What’s at stake in the Janus case

Jared Bernstein

Jared Bernstein Senior Fellow, Center on Budget and Policy Priorities

Lots of people think unions are pretty much kaput, but that’s not so, especially in the public sector, where union membership has been a bit north of one-third of the public-sector workforce, and remarkably steady, since the late 1970s (private sector coverage, by contrast, is 6.5%; see figure). That’s why the Janus case being argued at the Supreme Court today is so vitally important. Its outcome will either strengthen or weaken public sector unions, and if the result is the latter, it will have political repercussions far beyond the voice of workers in their workplaces.

 

The Janus case is about whether public sector unions can require “agency fees.” Such fees, also called “fair share” fees, are paid to the union to cover the cost of bargaining on behalf of all workers in the bargaining unit, not just union members. Absent such fees, there is a clear “free rider” problem wherein those benefiting from collective bargaining activities on their behalf pay no costs to cover the union’s work. In that sense, Janus is kind of the public-sector corollary of the misnamed state “right-to-work” laws about which I’ve written elsewhere.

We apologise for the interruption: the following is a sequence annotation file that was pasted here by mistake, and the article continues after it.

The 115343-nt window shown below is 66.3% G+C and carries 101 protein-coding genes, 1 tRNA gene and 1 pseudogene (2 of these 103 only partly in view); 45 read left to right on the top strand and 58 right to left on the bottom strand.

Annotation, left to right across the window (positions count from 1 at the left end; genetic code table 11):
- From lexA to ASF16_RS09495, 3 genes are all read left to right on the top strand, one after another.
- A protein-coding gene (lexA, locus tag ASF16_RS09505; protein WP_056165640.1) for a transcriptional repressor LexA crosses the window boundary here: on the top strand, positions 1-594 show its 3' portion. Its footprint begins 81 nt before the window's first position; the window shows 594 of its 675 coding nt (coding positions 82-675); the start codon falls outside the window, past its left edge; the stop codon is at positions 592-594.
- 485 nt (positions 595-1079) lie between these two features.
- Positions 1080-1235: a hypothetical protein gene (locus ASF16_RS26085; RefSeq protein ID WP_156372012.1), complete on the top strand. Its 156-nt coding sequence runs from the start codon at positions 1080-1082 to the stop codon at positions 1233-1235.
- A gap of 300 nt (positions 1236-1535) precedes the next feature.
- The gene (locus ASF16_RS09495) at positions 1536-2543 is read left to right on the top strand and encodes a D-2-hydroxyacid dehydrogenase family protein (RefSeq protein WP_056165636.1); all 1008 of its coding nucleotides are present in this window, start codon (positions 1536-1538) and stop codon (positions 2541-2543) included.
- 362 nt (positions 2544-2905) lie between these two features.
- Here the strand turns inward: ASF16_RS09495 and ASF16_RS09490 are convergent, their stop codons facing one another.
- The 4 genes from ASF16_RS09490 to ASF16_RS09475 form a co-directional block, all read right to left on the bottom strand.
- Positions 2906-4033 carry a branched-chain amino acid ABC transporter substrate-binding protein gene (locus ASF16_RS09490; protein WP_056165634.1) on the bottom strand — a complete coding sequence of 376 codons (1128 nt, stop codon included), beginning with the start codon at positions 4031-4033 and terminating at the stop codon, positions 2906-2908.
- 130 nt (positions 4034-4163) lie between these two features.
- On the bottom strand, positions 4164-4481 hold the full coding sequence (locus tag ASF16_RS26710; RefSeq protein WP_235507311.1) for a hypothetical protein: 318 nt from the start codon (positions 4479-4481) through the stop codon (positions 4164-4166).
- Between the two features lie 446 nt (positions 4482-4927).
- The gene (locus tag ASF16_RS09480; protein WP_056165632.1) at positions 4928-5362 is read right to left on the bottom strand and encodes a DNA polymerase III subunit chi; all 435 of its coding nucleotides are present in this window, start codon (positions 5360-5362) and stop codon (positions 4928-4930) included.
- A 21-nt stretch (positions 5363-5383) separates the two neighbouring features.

The named plaintiff, Mark Janus, is an Illinois social worker covered under a collective bargaining agreement negotiated by the public workers’ union AFSCME (American Federation of State, County and Municipal Employees). He’s not an AFSCME member, but he’s required to pay a fee to cover the cost of his representation. Note that such fees can only be used for this purpose, and not for, say, political activities by the union.

The Trump administration is supporting Janus, hoping to persuade the court to overturn its 1977 ruling allowing states to require fair share fees for government employees. Two dozen states and the District of Columbia require such payments, covering roughly 5 million public-sector workers.

You can read up on the technical background in various places, but if you want to know what’s really going on here, you have to read this NYT expose of the very deep-pocketed, anti-union forces behind the Janus case:

In the summer of 2016, government workers in Illinois received a mailing that offered them tips on how to leave their union. By paying a so-called fair-share fee instead of standard union dues, the mailing said, they would no longer be bound by union rules and could not be punished for refusing to strike.